The recently approved Cranston Public Schools’ $155.8 million budget made up for funding deficiencies through mainly operational cuts, according to Chief Financial Officer Joe Balducci.
Balducci noted he was able to find the additional money “as far away from the classroom as possible.” He said schools were missing $1 million on the city side, and just over $750,000 on the state end.
He added that cutting middle school sports was never an option to compensate for the shortfall.
“That was not on the table as a cut,” Balducci said.
Balducci explained how he went about finding the money in several different areas during a phone interview with the Herald on Monday afternoon. He said he begins to calculate the system’s needs in November, seven months before the end of the fiscal year.
He makes predictions for what the schools will need, but he has the “luxury” of making adjustments as months go by.
“Certified pension [is] an example,” Balducci said. “I try to gauge what I think we’ll be spending and I look to see how I’m trending in a number of different areas. Then I project to that point forward. In cases like that, I have more up-to-date information in certain operational [areas]. Some assumptions I made early on in November, I didn’t need as much money as I thought I needed. [So] we were able to cut that by $200,000.”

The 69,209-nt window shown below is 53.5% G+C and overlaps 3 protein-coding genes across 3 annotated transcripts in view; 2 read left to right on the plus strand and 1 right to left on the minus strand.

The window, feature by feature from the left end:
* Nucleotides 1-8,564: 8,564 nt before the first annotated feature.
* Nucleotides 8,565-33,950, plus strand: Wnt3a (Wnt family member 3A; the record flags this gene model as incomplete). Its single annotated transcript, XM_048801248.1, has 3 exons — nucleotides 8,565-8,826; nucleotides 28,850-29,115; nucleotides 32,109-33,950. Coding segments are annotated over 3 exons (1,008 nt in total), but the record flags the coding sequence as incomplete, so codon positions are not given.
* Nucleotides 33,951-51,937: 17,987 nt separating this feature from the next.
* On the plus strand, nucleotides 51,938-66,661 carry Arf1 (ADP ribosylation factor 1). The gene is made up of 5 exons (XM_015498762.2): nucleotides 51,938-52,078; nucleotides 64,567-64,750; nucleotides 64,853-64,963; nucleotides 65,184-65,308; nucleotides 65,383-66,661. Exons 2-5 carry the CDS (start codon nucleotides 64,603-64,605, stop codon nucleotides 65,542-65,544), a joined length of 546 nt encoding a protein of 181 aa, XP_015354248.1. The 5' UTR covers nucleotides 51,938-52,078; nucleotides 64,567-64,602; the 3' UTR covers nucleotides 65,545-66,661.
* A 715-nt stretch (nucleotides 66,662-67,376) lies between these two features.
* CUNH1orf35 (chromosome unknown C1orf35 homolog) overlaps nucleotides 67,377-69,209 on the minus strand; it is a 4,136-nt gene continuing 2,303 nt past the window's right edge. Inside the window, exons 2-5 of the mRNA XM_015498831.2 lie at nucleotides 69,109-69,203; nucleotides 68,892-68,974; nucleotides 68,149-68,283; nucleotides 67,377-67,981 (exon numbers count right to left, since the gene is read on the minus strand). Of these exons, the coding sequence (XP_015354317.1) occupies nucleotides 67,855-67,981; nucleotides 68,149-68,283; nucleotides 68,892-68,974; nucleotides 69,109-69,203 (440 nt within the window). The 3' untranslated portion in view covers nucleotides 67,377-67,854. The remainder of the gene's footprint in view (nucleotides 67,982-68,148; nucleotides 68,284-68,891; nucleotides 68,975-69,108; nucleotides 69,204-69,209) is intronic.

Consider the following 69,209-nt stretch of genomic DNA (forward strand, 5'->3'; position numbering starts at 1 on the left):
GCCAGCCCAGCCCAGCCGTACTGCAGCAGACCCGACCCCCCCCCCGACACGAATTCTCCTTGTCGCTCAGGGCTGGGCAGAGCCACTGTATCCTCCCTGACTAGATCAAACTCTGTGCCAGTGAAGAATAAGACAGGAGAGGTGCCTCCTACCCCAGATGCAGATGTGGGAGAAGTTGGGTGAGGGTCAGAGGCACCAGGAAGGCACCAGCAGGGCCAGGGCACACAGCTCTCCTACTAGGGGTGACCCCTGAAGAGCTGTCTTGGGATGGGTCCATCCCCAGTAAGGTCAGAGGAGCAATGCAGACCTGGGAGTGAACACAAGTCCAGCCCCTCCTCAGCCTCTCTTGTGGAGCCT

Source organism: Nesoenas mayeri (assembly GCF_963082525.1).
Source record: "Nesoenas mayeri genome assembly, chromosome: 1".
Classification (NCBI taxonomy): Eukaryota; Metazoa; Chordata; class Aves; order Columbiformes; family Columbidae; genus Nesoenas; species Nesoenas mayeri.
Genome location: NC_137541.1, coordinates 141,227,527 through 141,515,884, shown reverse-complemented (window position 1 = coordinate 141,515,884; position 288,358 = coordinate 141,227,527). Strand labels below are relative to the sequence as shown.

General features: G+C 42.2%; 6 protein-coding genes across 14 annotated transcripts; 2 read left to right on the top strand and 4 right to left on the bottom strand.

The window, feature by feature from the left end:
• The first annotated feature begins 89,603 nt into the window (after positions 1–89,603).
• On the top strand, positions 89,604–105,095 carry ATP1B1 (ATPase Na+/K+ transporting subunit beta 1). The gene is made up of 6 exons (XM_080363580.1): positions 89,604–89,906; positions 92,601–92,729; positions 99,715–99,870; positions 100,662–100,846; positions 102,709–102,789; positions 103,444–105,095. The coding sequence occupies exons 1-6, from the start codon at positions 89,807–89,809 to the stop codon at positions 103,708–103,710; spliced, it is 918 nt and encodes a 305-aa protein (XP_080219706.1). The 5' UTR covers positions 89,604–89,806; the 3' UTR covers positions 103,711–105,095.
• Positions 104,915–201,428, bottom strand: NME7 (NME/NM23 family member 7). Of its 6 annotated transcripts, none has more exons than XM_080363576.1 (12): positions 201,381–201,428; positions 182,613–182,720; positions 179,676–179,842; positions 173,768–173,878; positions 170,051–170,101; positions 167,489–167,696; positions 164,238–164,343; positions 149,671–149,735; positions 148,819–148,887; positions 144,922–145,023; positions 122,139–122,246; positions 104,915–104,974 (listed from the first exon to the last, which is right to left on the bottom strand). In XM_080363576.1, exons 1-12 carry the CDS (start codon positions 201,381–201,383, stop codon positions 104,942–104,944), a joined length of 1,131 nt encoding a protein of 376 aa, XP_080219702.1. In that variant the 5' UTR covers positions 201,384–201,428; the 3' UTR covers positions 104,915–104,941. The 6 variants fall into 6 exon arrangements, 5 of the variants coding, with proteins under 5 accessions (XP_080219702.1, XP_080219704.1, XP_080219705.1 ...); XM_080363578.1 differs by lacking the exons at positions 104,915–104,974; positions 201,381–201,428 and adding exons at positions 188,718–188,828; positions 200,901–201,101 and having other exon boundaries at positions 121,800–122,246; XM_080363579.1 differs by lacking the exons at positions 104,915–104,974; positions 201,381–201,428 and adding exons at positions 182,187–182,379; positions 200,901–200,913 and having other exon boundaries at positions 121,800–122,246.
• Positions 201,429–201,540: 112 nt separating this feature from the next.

Unemployment compensation and district-wide insurance were other areas that Balducci re-evaluated. For example, with the latter, Balducci assumes a 10 percent year-over-year increase in payments to their general liability insurance company. It was level-funded this time around so that money came back to the schools.
The health and dental increases turned out to be only a 5 percent increase rather than 7 percent, freeing $200,000 more to chip away at the deficit. Balducci said the bids for electric and gas also came in $175,000 below projections.
Cranston School Committee Chairperson Janice Ruggieri said the department is lucky to have such a conservative CFO as Balducci, who always has “the worst-case scenario set aside.”
She echoed his sentiments that, if there is a hole in the budget, money is drawn in from areas that impact education the least.
“When we have to make cuts to the budget, we try not to do anything that impacts education or students as much we can first,” Ruggieri said. “When we’re able to move things around that don’t affect the quality of education, that’s what well go there first.”